(September 16, 2009) A Chinese government official is expressing outrage at the organizers of last weekend’s symposium, which was part of the run-up to next month’s Frankfurt Book Fair, after dissident writers Dai Qing and Bei Ling were allowed to participate in the event.
The government official’s criticism of the event’s organizers comes after introductory remarks by the writers prompted a walkout by the Chinese delegation.
According to the Berliner Zeitung, China’s ambassador to Berlin, Wu Hongbo, lambasted the organizers, calling their conduct “unacceptable” and “not an expression of respect for their Chinese partners.”
After Dai Qing and Bei Ling stepped onto the stage to provide an introduction to the symposium, called “China and the World—Perceptions and Reality,” the official delegation quickly showed their displeasure and made for the exit. Eventually the delegation was persuaded to return and take part in the debate.
“The world outside China has many prejudices and there are misunderstandings,” Wu was quoted in an article for AFP. “To overcome these misunderstandings, all sides must … hold to the principle of mutual respect, equal treatment and not interfering in internal affairs.”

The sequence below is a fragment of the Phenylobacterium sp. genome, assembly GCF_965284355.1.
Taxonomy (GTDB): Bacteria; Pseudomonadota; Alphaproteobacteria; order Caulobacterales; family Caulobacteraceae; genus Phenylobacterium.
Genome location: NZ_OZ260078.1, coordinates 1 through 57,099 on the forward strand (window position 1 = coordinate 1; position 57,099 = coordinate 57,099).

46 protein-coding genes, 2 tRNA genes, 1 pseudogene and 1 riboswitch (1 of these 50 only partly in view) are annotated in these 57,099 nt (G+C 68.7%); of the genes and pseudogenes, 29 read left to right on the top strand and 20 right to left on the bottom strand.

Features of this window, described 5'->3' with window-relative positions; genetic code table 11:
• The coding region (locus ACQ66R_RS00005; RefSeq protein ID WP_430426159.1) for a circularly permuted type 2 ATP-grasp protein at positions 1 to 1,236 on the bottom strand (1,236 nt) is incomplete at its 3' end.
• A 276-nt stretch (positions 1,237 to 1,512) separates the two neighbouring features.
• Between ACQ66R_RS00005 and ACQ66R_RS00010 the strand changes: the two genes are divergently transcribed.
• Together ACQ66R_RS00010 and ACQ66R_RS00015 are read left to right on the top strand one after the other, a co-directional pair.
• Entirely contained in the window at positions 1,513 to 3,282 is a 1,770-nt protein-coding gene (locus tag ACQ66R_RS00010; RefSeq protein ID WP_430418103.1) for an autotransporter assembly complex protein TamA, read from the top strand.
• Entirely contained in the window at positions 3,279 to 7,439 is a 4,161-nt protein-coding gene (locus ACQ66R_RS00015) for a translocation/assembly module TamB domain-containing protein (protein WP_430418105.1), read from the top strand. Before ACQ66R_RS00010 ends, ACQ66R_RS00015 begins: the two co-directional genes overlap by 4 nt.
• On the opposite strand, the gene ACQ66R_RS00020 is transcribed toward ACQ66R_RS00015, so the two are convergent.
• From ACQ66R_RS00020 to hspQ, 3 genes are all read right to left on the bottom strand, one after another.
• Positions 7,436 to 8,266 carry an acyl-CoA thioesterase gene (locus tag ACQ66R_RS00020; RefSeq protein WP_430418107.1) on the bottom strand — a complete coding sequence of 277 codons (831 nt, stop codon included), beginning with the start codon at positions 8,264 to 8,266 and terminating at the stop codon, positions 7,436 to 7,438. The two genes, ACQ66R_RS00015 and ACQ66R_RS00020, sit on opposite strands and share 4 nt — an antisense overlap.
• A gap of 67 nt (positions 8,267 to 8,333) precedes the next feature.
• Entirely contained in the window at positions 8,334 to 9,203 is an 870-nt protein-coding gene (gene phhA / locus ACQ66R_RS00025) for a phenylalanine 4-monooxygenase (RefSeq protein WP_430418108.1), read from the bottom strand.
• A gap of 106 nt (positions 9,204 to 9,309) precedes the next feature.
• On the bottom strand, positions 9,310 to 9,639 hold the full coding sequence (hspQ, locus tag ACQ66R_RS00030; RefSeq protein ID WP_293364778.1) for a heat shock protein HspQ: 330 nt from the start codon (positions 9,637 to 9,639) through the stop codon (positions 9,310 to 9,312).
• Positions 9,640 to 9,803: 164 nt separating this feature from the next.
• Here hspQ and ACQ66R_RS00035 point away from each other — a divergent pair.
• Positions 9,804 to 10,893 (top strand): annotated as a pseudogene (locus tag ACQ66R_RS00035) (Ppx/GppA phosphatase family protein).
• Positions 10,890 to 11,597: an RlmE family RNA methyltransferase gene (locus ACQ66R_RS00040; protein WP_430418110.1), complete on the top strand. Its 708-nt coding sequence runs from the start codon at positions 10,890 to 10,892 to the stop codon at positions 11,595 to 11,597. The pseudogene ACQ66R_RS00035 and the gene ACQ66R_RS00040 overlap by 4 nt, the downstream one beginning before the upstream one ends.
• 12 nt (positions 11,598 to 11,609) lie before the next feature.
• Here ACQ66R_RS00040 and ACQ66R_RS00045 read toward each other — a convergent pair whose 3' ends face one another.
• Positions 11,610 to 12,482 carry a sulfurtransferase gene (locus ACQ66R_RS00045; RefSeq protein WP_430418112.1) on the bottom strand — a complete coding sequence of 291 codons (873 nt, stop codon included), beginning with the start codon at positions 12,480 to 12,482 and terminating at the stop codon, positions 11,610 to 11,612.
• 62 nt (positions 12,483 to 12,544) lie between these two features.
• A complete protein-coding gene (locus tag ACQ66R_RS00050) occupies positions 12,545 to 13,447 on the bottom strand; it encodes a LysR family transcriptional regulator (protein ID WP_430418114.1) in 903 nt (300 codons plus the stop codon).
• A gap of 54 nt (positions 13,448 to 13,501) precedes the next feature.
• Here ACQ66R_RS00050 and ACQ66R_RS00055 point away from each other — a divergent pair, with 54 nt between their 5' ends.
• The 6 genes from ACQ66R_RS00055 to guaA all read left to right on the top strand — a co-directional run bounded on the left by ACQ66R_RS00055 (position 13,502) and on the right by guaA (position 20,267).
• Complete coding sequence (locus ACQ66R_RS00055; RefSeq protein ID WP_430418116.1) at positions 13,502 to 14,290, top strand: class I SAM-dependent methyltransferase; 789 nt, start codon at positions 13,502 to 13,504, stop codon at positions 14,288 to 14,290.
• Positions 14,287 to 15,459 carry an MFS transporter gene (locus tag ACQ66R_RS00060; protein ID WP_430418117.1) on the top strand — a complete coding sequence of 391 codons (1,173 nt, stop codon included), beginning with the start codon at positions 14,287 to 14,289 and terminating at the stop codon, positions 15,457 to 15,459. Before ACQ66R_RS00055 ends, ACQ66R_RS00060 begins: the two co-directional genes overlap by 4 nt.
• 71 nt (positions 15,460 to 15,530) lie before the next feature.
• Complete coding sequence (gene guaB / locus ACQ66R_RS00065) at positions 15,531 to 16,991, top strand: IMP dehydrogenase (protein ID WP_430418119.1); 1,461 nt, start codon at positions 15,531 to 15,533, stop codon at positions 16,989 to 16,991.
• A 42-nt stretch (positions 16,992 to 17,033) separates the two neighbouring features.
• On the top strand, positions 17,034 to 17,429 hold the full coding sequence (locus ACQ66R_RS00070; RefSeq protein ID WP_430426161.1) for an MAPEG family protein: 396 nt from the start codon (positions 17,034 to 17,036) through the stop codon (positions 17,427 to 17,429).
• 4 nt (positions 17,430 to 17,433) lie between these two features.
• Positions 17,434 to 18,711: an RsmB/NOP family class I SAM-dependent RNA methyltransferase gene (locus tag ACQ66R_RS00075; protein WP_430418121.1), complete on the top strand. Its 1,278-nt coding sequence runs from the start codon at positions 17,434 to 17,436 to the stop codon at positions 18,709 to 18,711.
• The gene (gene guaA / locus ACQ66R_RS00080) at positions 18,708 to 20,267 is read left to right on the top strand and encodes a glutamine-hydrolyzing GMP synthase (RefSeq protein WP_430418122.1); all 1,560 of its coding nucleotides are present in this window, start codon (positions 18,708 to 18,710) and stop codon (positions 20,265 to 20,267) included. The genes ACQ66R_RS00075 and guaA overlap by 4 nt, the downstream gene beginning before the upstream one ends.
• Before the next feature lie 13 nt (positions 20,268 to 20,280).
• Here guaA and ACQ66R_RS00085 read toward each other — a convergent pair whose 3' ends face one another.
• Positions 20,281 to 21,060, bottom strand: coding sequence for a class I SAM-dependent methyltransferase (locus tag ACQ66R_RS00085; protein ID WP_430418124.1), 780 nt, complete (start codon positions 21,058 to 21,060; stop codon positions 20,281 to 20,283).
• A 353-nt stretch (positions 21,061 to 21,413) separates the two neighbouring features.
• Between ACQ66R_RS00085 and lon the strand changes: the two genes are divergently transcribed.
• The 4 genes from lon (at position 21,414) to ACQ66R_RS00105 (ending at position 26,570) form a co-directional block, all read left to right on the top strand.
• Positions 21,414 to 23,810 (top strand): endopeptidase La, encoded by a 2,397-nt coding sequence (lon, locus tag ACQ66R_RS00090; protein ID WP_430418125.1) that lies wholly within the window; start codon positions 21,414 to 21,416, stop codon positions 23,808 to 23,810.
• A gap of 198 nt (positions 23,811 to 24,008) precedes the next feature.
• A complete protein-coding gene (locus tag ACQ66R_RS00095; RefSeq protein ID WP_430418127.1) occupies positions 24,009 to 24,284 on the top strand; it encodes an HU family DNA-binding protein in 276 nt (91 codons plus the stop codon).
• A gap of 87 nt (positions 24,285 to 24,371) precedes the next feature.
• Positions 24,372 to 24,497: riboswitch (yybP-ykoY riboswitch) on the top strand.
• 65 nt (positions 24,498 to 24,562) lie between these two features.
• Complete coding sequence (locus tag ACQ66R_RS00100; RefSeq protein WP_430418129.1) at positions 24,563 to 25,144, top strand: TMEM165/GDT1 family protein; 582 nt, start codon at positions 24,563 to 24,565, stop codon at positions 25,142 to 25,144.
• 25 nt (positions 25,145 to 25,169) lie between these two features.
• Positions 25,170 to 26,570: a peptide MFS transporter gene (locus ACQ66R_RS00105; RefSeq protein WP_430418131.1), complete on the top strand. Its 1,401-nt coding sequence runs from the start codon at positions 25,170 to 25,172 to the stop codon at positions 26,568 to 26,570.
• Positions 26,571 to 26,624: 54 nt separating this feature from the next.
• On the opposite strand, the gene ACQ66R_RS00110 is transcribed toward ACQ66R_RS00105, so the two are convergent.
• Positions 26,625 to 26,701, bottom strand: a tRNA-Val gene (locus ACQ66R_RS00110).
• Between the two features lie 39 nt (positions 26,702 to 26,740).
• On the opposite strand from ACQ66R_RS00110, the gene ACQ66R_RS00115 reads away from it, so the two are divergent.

Another official, former ambassador Mei Zhaorong, was more harsh in his criticism of the event’s organizers, saying “we did not come to be instructed about democracy.”
The director of the Frankfurt Book Fair, Juergen Boos, was apologetic to the delegation for what he called a scheduling error. But he was also quick to point out that the fair would not be intimidated into self-censorship.
“The fair is not taking place in Beijing,” he said. “If we allow ourselves to be influenced by one country’s politicians, we might as well shut up shop.”
Boos’ decision to stand-up to the Chinese delegation appears to have gained momentum as the events unfolded. After initially supporting the decision by the event’s organizers to rescind invitations to Dai Qing and Bei Ling, Boos has repeatedly stated that the Frankfurt Book Fair will not allow itself to be pressured by anyone and cannot be manipulated by the Chinese government.
“The Frankfurt Book Fair does not compromise to the detriment of freedom of expression,” he said in a written statement. “Facilitating dialogue is not easy. We have always been aware of this and the symposium confirmed this. Dialogue is, however, the right way and the only way.”
Brady Yauch, Probe International, September 16, 2009
Categories: Frankfurt Book Fair